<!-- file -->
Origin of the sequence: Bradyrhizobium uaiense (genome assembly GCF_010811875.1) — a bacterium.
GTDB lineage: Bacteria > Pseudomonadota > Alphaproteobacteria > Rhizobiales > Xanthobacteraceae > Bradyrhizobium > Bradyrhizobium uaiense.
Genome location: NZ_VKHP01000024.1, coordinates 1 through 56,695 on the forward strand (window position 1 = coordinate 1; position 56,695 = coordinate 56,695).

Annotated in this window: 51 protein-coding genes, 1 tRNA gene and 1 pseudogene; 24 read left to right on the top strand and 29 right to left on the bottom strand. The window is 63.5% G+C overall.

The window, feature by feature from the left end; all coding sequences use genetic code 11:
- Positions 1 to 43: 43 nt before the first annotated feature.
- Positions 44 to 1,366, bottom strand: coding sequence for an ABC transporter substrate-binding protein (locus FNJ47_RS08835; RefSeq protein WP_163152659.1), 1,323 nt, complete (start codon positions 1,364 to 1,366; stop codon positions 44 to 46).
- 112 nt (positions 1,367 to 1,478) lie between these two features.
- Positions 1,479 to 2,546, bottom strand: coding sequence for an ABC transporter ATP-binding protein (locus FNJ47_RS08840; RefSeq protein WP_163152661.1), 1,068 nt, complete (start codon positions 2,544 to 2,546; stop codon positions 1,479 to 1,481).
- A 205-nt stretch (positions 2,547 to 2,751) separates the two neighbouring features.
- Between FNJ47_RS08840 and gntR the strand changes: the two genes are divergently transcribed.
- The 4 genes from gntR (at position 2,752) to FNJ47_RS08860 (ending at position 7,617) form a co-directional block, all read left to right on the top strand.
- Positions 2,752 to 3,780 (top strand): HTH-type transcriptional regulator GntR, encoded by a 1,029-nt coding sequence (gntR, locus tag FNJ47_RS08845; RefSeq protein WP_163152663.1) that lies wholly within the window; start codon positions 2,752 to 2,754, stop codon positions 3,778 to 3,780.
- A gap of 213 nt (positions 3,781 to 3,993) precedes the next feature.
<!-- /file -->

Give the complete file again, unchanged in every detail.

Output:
Origin of the sequence: Bradyrhizobium uaiense (genome assembly GCF_010811875.1) — a bacterium.
GTDB lineage: Bacteria > Pseudomonadota > Alphaproteobacteria > Rhizobiales > Xanthobacteraceae > Bradyrhizobium > Bradyrhizobium uaiense.
Genome location: NZ_VKHP01000024.1, coordinates 1 through 56,695 on the forward strand (window position 1 = coordinate 1; position 56,695 = coordinate 56,695).

Annotated in this window: 51 protein-coding genes, 1 tRNA gene and 1 pseudogene; 24 read left to right on the top strand and 29 right to left on the bottom strand. The window is 63.5% G+C overall.

The window, feature by feature from the left end; all coding sequences use genetic code 11:
- Positions 1 to 43: 43 nt before the first annotated feature.
- Positions 44 to 1,366, bottom strand: coding sequence for an ABC transporter substrate-binding protein (locus FNJ47_RS08835; RefSeq protein WP_163152659.1), 1,323 nt, complete (start codon positions 1,364 to 1,366; stop codon positions 44 to 46).
- 112 nt (positions 1,367 to 1,478) lie between these two features.
- Positions 1,479 to 2,546, bottom strand: coding sequence for an ABC transporter ATP-binding protein (locus FNJ47_RS08840; RefSeq protein WP_163152661.1), 1,068 nt, complete (start codon positions 2,544 to 2,546; stop codon positions 1,479 to 1,481).
- A 205-nt stretch (positions 2,547 to 2,751) separates the two neighbouring features.
- Between FNJ47_RS08840 and gntR the strand changes: the two genes are divergently transcribed.
- The 4 genes from gntR (at position 2,752) to FNJ47_RS08860 (ending at position 7,617) form a co-directional block, all read left to right on the top strand.
- Positions 2,752 to 3,780 (top strand): HTH-type transcriptional regulator GntR, encoded by a 1,029-nt coding sequence (gntR, locus tag FNJ47_RS08845; RefSeq protein WP_163152663.1) that lies wholly within the window; start codon positions 2,752 to 2,754, stop codon positions 3,778 to 3,780.
- A gap of 213 nt (positions 3,781 to 3,993) precedes the next feature.